I collected this rock during the summer of 2004 in the Pindos fold and thrust belt of the Peloponessos near the village of Ano Karyes. I find the shape appealing, calling attention to Bruno Sander’s emphasis that the symmetry of deformation reflects the symmetry of applied forces. Moreover, were you to hold this rock in your hand, you would think it was made of cardboard or balsam wood. It is very light. The rock was deposited in a sediment starved basin very far from shore, and the only things that were deposited were shells (tests) of tiny pelagic organism which would die near the surface of the sea, and then ‘rain’ down kilometers to the deep bottom. Thus the ‘rock’ is made of ‘hollow’ shells, i.e., much porosity.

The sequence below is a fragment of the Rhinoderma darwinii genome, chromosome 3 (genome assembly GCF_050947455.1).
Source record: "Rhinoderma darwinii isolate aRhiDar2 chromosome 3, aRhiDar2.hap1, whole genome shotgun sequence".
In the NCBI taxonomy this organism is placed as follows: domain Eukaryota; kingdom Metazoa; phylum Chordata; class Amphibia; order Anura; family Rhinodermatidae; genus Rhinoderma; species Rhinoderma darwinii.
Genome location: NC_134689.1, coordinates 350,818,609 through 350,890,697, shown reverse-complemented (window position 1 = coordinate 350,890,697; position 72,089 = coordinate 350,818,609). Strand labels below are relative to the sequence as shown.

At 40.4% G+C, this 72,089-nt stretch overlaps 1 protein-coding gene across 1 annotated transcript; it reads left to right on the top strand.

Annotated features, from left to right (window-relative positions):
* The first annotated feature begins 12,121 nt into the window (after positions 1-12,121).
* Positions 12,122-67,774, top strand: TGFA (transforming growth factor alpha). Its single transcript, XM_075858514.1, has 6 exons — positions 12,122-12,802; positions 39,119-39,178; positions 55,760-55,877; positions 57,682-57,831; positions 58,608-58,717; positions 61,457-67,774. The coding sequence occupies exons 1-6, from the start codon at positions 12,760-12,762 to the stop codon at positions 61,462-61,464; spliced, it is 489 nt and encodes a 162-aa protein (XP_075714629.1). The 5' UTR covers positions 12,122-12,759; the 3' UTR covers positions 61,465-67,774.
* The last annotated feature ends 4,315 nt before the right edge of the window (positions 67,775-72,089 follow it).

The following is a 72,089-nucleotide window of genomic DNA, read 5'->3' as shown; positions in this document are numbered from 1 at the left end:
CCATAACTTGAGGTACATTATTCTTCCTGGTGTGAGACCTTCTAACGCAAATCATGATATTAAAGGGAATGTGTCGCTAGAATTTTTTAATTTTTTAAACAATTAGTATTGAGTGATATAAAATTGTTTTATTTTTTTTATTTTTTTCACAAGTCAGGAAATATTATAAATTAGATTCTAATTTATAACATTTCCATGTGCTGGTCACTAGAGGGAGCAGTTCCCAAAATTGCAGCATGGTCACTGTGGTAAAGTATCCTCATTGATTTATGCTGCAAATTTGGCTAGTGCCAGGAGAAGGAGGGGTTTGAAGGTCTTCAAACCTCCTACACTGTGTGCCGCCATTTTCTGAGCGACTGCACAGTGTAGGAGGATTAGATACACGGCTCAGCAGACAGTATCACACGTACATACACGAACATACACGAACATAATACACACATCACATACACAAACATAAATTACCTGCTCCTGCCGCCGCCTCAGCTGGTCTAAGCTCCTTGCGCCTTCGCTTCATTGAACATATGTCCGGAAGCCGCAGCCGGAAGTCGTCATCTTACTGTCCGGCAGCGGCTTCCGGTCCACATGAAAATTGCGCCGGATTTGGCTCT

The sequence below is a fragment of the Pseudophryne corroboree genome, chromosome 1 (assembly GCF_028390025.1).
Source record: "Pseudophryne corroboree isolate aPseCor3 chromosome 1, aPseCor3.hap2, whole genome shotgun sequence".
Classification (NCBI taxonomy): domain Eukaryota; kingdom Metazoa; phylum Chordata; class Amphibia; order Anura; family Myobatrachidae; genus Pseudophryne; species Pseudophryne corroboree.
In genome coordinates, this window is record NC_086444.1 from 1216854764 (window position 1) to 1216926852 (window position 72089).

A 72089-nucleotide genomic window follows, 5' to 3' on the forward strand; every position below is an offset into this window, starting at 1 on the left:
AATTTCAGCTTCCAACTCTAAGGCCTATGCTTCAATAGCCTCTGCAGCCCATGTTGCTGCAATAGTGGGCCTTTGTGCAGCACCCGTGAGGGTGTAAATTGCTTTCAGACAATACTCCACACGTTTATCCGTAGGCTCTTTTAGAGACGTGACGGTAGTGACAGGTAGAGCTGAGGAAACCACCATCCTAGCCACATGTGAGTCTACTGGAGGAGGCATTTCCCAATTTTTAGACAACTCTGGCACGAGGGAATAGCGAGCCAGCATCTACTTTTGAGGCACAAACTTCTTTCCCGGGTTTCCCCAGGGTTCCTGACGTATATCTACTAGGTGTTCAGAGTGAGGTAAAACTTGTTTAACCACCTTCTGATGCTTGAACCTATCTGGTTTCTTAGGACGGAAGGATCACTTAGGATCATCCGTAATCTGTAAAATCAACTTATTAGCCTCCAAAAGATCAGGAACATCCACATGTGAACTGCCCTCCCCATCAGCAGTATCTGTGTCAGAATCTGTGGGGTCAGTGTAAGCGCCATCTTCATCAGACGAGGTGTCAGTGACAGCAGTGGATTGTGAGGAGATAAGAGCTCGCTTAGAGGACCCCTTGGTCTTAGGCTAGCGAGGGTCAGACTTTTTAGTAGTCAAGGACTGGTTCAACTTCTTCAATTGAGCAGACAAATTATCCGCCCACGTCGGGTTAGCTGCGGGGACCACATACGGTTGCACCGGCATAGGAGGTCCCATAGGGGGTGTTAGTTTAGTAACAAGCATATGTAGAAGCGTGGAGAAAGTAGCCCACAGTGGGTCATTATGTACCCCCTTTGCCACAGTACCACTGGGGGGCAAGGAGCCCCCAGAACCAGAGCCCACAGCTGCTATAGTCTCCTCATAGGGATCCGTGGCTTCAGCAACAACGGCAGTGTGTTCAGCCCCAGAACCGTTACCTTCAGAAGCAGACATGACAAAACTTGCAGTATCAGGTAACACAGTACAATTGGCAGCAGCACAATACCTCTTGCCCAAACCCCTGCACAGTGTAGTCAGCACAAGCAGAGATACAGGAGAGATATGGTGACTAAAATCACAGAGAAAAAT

The upper and lower planar surfaces are bedding planes. The other facets are joint faces. The thin layers of radiolarian chert were systematically jointed during compressional deformation. What makes this specimen unique is that there are two directions of jointing at right angles to one another, with joint spacings the same as layer thickness. As a result, weathering and erosion can create perfect cubes in outcrop.
Age & Formation
Radiolarian chert from within Chert Series Beds of Jurassic age, ~180 Ma, Peloponessus, Greece